Tuesday, October 24, 2006

Eisenhower on the Hungarian Revolution of 1956

President Eisenhower served during the Cold War his entire presidency. He had to make many decisions on how to deal with the Soviet Union. One of his toughest may have been his decision not to directly support the revolutionaries in Hungary 50 years ago.

Wikipedia notes that the Hungarian Revolution of 1956, "was a spontaneous nationwide revolt against the Communist government of Hungary and its Soviet-imposed policies, lasting from October 23 until November 10, 1956. It began as a student demonstration which attracted thousands as it marched through central Budapest to the Parliament building. The revolt spread quickly across Hungary, and the government fell. Thousands organized into militias, battling the State Security Police (AVH) and Soviet troops. The new government formally disbanded the AVH, declared its intention to withdraw from the Warsaw Pact and pledged to re-establish free elections. By the end of October, fighting had almost stopped and a sense of normality began to return. After announcing a willingness to negotiate a withdrawal of Soviet forces, the Politburo changed its mind and moved to quash the revolution. On November 4, a large Soviet force invaded Budapest, killing thousands of civilians. Organized resistance ceased by November 10, and mass arrests began."

Eisenhower clearly sympathized with the Hungarian people. However, any action the United States took beyond offering moral support was dangerous and could possibly have lead to the Third World War. Once the Soviets decided to force Hungary to stay in Soviet bloc, Eisenhower had little choice but to sit back and watch the revolution be squashed.

In the his 1957 State of the Union, he did seek to give refugees some relief. He said, "The recent historic events in Hungary demand that all free nations share to the extent of their capabilities in the responsibility of granting asylum to victims of Communist persecution. I request the Congress promptly to enact legislation to regularize the status in the United States of Hungarian refugees brought here as parolees. I shall shortly recommend to the Congress by special message the changes in our immigration laws that I deem necessary in the light of our world responsibilities. "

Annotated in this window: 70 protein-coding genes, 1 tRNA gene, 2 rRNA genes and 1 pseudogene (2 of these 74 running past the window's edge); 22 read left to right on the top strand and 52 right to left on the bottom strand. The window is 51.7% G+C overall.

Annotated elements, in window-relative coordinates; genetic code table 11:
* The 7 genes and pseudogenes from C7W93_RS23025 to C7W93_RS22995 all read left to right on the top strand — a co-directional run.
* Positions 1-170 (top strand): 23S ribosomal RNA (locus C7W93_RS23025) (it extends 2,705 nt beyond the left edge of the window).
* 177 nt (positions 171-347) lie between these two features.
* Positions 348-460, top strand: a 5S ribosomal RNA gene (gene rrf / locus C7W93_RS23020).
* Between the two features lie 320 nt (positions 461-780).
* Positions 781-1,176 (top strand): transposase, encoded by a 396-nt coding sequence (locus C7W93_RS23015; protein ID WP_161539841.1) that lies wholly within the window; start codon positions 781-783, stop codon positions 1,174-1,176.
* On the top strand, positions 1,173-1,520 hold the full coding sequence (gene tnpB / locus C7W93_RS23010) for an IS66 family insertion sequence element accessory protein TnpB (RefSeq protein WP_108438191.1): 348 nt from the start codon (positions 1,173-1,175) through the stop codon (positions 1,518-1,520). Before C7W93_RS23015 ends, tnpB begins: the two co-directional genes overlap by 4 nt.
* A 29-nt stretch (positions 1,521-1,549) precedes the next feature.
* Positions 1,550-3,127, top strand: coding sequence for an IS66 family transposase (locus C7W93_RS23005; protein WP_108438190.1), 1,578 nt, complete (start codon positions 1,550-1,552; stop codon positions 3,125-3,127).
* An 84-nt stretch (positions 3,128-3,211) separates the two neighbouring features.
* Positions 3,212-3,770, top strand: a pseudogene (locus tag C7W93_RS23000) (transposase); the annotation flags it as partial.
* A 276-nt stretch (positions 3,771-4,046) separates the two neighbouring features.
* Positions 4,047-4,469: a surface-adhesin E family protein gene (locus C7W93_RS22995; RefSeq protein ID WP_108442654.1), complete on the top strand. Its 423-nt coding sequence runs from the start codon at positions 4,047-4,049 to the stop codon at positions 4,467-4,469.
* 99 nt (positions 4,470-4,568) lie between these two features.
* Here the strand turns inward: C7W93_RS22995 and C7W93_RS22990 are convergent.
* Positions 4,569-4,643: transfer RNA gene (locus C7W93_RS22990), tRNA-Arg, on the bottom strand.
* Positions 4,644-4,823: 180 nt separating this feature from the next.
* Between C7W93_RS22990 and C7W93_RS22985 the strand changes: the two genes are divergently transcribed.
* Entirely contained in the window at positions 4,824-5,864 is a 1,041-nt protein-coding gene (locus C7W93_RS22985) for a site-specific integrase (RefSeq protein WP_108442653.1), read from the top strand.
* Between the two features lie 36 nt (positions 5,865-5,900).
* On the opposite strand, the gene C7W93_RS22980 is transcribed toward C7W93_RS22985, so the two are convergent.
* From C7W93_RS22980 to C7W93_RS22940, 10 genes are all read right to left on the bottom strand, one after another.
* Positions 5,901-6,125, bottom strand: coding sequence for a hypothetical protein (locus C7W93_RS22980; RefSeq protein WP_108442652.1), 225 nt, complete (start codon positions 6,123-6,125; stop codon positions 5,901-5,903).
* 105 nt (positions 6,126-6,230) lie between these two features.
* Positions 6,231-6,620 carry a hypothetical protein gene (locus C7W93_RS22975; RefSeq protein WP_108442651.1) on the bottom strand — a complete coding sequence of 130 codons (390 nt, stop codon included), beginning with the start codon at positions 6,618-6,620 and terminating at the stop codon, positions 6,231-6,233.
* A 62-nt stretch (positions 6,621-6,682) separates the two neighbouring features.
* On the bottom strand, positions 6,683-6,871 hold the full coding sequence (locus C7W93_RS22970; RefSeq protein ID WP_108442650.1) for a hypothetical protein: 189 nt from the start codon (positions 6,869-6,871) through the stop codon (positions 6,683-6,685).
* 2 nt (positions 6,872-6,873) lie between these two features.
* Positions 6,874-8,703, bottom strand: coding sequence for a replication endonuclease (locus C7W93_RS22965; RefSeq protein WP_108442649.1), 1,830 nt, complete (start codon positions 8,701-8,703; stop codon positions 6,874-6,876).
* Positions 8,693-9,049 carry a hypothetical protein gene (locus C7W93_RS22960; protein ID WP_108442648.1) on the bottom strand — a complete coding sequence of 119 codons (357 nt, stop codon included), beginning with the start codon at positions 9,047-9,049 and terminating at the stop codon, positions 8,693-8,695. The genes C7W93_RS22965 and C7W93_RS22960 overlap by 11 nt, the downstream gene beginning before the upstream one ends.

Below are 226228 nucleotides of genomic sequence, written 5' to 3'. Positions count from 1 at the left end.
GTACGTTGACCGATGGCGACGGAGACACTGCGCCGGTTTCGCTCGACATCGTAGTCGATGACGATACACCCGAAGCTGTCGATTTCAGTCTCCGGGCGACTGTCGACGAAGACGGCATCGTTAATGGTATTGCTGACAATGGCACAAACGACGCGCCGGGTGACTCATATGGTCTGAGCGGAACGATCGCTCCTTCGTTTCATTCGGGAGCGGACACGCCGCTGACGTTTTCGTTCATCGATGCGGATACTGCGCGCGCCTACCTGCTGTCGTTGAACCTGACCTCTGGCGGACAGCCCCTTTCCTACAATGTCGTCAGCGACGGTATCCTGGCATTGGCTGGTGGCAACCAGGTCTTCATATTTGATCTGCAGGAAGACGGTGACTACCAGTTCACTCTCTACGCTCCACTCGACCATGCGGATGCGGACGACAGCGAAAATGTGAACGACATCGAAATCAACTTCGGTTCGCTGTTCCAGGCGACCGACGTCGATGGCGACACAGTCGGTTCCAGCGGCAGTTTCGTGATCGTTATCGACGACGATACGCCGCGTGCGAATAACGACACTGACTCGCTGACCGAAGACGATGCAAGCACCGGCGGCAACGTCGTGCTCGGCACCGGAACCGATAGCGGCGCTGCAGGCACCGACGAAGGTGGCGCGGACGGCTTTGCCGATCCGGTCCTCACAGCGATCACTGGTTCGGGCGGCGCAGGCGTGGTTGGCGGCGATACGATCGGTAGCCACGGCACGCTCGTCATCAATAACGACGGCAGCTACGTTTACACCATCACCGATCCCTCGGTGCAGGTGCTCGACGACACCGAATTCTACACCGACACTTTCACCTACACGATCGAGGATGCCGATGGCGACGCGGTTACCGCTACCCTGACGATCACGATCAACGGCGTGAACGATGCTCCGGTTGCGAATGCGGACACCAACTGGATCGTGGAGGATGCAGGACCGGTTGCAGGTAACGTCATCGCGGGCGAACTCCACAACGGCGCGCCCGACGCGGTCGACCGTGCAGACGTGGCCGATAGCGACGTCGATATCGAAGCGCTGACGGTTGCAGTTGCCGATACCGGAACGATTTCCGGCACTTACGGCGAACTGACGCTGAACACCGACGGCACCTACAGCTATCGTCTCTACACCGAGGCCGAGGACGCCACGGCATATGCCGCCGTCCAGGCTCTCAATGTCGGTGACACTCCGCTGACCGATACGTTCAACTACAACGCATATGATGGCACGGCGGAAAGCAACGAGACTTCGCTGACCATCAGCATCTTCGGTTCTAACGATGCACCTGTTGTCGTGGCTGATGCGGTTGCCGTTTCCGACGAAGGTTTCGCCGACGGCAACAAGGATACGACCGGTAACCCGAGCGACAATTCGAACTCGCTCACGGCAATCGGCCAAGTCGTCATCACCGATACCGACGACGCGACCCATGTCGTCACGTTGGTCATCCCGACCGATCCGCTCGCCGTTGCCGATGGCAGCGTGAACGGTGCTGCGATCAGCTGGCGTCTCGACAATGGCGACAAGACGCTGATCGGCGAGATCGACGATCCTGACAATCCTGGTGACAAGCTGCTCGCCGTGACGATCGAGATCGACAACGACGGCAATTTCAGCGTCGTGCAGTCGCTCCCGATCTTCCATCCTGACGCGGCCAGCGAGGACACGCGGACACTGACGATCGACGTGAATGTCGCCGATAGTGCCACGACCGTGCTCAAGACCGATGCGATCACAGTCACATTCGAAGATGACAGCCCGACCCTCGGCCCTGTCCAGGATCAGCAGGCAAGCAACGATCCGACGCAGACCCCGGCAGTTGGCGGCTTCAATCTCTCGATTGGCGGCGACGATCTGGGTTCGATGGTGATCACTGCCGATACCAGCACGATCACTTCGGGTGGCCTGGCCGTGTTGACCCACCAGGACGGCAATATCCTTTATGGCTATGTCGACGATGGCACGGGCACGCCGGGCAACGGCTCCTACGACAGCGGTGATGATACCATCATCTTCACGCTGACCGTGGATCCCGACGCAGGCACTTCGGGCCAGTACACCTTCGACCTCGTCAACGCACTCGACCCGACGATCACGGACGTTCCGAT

The Soviets were not impressed with the help the USA gave Hungary. In fact, they were rather contemptuousus. In a newspaper interview in 1957, Khrushchev commented "support by United States ... is rather in the nature of the support that the rope gives to a hanged man."

Eisenhower's true feeling about the event were made in his final State of the Union Address in 1961. He called the events of 1956 a "brutal Soviet repression of the people of Hungary." He clearly would have liked to have done more (like send in NATO troops to back Hungarian independence from Soviet control) but he wisely made the choice that had no possibility of leading to a nuclear war.

4 comments:

Anonymous said...

Granted Eisenhower made the decision to not support the efforts of the Hungarian revolutionaries. This is perfectly understandable.

The true honor of a person as well as nation is their word. A nation's honor is how a nation develops it's character and reputation. A character which stands the test of time, a character that other nations respect, a character that has cost nations dearly, at times the cost has been the lives of it's own people. Here is where Eisenhower failed and the world consequently even now views the United States in this light. Hungarians were told by Americans in Europe that help was on its way and to continue and fight to the last man, women, and child. This is where the lack of honor cost the United States its reputation in many Hungarian's eyes. When people's lives are used as pawns to incrementally politically posture one's position, honor and reputation suffer. The United State considered it more advantageous to verbally support any country hurting the communist effort. Even now people say that the Hungarian revolution was the first nail in the communist coffin not the political posturing. Our founding fathers would have been proud for the fight for freedom in 1956, what they unfortunately would not have been proud of was the United States.

Aubergenius said...

I am looking for the newsreel clip of Ike using the word "awesome" to describe US military power in defending his refusal to take on the Soviets. Here in California everything is "awesome"--which I find amusing being a newly-arrived senior from New York.

Big Jay said...

I just heard about this subject in history. I was at a creationist meeting observing their seminar and this one old lady really had a sharp mind. She started to lose me as she began talking about Eisenhower and a NWO. She said Eisenhower sent them powdered milk as they were being slaughtered by Soviet soldiers. This helped me put things in perspective.

There were a lot of conspiracies being talked about afterwards during refreshments. I guess I shouldn't have been surprised.

georgeszele@gmail.com said...

Nobody expected the American troops to march into Hungary in 1956. But, Hungary was a member of the United Nations and the Prime Minister of Hungary, Nagy officially asked for the help of the UN because of a foreign invasion of the Soviets. A few hundred observers from UN would make the Soviets think twice before crushing the revolution.